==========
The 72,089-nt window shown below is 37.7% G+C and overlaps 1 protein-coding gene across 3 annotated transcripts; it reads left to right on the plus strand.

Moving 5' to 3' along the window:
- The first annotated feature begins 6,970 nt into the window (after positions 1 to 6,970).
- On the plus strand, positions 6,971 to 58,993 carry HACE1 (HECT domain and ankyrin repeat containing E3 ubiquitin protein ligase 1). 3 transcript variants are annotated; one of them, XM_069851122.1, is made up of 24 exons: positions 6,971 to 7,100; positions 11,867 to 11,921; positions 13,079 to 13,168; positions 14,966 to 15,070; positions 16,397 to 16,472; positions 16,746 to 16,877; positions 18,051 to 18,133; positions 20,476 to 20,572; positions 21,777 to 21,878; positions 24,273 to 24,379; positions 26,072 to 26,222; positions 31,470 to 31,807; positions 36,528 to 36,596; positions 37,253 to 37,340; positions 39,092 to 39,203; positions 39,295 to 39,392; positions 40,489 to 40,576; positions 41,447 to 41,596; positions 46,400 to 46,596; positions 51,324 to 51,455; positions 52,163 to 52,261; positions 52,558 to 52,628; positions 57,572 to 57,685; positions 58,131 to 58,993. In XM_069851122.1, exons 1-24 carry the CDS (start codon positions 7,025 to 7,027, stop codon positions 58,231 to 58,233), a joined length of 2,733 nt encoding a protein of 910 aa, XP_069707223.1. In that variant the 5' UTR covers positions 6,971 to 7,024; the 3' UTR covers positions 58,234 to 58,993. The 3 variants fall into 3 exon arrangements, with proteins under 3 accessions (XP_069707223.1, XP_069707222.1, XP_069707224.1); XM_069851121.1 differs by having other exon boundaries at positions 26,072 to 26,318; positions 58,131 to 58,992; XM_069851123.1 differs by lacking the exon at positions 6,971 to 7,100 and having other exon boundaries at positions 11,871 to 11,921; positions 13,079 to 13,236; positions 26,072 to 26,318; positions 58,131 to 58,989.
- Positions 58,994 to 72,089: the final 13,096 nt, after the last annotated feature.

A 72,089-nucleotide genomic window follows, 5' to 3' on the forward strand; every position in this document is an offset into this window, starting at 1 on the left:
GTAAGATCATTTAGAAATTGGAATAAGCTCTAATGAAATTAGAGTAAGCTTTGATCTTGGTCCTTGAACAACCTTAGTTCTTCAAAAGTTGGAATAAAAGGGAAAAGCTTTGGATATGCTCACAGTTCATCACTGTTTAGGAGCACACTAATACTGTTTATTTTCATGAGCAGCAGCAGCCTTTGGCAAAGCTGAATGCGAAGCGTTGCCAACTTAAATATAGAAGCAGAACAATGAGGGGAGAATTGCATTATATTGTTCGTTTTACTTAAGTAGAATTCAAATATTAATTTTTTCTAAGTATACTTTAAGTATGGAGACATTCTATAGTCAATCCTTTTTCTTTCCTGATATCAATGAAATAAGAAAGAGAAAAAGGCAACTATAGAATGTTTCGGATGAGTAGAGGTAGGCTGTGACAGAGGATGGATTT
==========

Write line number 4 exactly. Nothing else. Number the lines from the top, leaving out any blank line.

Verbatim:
- On the plus strand, positions 6,971 to 58,993 carry HACE1 (HECT domain and ankyrin repeat containing E3 ubiquitin protein ligase 1). 3 transcript variants are annotated; one of them, XM_069851122.1, is made up of 24 exons: positions 6,971 to 7,100; positions 11,867 to 11,921; positions 13,079 to 13,168; positions 14,966 to 15,070; positions 16,397 to 16,472; positions 16,746 to 16,877; positions 18,051 to 18,133; positions 20,476 to 20,572; positions 21,777 to 21,878; positions 24,273 to 24,379; positions 26,072 to 26,222; positions 31,470 to 31,807; positions 36,528 to 36,596; positions 37,253 to 37,340; positions 39,092 to 39,203; positions 39,295 to 39,392; positions 40,489 to 40,576; positions 41,447 to 41,596; positions 46,400 to 46,596; positions 51,324 to 51,455; positions 52,163 to 52,261; positions 52,558 to 52,628; positions 57,572 to 57,685; positions 58,131 to 58,993. In XM_069851122.1, exons 1-24 carry the CDS (start codon positions 7,025 to 7,027, stop codon positions 58,231 to 58,233), a joined length of 2,733 nt encoding a protein of 910 aa, XP_069707223.1. In that variant the 5' UTR covers positions 6,971 to 7,024; the 3' UTR covers positions 58,234 to 58,993. The 3 variants fall into 3 exon arrangements, with proteins under 3 accessions (XP_069707223.1, XP_069707222.1, XP_069707224.1); XM_069851121.1 differs by having other exon boundaries at positions 26,072 to 26,318; positions 58,131 to 58,992; XM_069851123.1 differs by lacking the exon at positions 6,971 to 7,100 and having other exon boundaries at positions 11,871 to 11,921; positions 13,079 to 13,236; positions 26,072 to 26,318; positions 58,131 to 58,989.